Thing is, if you struggled your baby would have been starving and probably screaming the house down, I can't imagine many new mothers could put up with that for long, especially when perfectly good milk is available in the shops.
You don't see murderers or rapists on trial saying, "Well, Judge, my Mum didn't breast feed". You are doing the best you can. Try to remind yourself of that :-)

stowsettler Thu 27-Jun-13 11:06:44

I feel a bit like this sometimes. I bf for just 4 weeks and gave up because we just couldn't get a latch which wasn't mortal agony for me, and where DD didn't keep slipping off every minute or so. DD took to the bottle wonderfully and is a huge eater (now 17 weeks) and FF certainly hasn't hindered either her mental or physical development so far.
I am much, much happier FF than I was BF and I am sometimes incandescent with rage at the passive pressure I felt from HVs to continue BF, but with very little help to actually do so. But I still feel sad about it. She is likely to be my only child so I'm probably never going to get the chance again.
Intellectually I know that it doesn't really make much difference in the long run. Emotionally I'm sad about it.

Dovetale Thu 27-Jun-13 11:28:45

Thank you all for your kind words. I'm going to come back and reread them whenever I am giving myself a hard time. I guess I thought I had prepared myself (been to NCT read The Food of Love) but I hadn't.

One thing which is still bugging me is if my milk ever came in. I wonder if anyone can offer their opinion. NCT told me that on day 3 or 4 my milk would come in and that my breasts would be full and painful.

My understanding of this was that it was the placenta detaching that caused a rise in progesterone and it would happen whether you were breastfeeding or not. That never happened to me, I had one night where they were a bit warm but that was it.

My baby was small and had low blood sugar at birth. They put the baby on a 3 hourly feeding schedule of putting to the breast and then topping up with formula. What would typically happen is that she would have a couple of sucks at the breast and then stop (cue blowing in her face, tickling her feet, stripping her off to wake her up but it didn't help)

Because my baby wouldn't latch (maybe because she preferred the bottle?) I was advised in the hospital to use a breast pump which I did on their pump but never got a drop out. On my last day in hospital I went to the baby cafe and they told me to hand express, so when I came home I was hand expressing and then using my Avent pump after each session. On day 7 the most I could hand express was 3mm from both breasts.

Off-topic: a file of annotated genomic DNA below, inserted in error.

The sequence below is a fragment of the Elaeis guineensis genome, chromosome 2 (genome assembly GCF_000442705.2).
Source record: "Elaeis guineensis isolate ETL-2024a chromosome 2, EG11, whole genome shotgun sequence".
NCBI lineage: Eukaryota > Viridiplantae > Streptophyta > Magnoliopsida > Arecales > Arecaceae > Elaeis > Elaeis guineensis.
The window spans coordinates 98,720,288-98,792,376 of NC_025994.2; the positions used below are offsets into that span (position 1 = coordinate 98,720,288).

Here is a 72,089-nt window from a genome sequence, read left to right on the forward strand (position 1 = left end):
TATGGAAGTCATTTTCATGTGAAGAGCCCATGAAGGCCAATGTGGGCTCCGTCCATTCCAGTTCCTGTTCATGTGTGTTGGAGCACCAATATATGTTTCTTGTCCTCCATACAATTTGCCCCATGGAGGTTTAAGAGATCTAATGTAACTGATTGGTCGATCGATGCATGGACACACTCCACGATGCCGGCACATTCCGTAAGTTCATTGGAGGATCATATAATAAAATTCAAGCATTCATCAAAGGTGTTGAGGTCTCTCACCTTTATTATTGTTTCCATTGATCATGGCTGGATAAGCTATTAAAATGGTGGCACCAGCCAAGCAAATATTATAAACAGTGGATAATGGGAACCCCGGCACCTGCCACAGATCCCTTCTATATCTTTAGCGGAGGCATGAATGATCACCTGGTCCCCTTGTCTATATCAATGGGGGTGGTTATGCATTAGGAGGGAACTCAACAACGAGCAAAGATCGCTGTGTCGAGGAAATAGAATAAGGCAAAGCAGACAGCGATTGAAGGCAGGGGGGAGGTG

So my question is did my milk come in but I just couldn't get any out with the pump and if my baby had latched on and fed properly she would have gotten a proper feed? Or did I have nothing to give her and that is why after a few days of this she would struggle and cry when I tried to put her to the breast?

Dovetale Thu 27-Jun-13 11:34:29

thats 3ml not mm!

HerrenaHarridan Thu 27-Jun-13 11:47:39

I had no symptoms when my milk came in either. I was never really a leaker and worried endlessly there wasn't enough (slow growth etc)

Some people just can't express. I struggled on and on never getting more than 5ml combined for 3 weeks then one day suddenly there was 20ml and it gradually started to increase.
The pump does not stimulate your milk production as well as the baby.

From your last post I would attribute the distress on being placed at the breast to the stress and pressure placed on you.

Stress is a major inhibitor to milk production (handy eh hmm)

Your dc being topped up with formula will have been a factor in slowing down your production but it was deemed necessary and was therefor best for your baby.

Bfing doesn't always work out. You tried everything you knew to try.

What more could you reasonably expect from yourself?

SavoyCabbage Thu 27-Jun-13 11:53:12

My milk didn't come in and I didn't managed to feed dd a drop.

I was devastated. I felt like I had utterly failed her.

My mam told me to get a hold of myself as this was only one of many many things I would do for dd. It just feels like everything at the time. There's teaching them to tell the time, learning their lines for the school play and driving them to swimMing lessons every week for years till they can swim if they fall off a boat to go yet.

HerrenaHarridan Thu 27-Jun-13 11:58:56

I had no symptoms when my milk came in either. I was never really a leaker and worried endlessly there wasn't enough (slow growth etc)

Some people just can't express. I struggled on and on never getting more than 5ml combined for 3 weeks then one day suddenly there was 20ml and it gradually started to increase.
The pump does not stimulate your milk production as well as the baby.

From your last post I would attribute the distress on being placed at the breast to the stress and pressure placed on you.

Stress is a major inhibitor to milk production (handy eh hmm)

Your dc being topped up with formula will have been a factor in slowing down your production but it was deemed necessary and was therefor best for your baby.

Bfing doesn't always work out. You tried everything you knew to try.

What more could you reasonably expect from yourself?

CareerGirl01 Thu 27-Jun-13 12:32:15

Dear Dove I felt bad for years because I didn't bf DD1 - I was ill after having her and my milk never came in. I am bf feeding DD2 - but she is a different baby and I'm five years older as well as being 43!. DD1 is healthy happy and about to start school . You did your best and that is ALL you can do.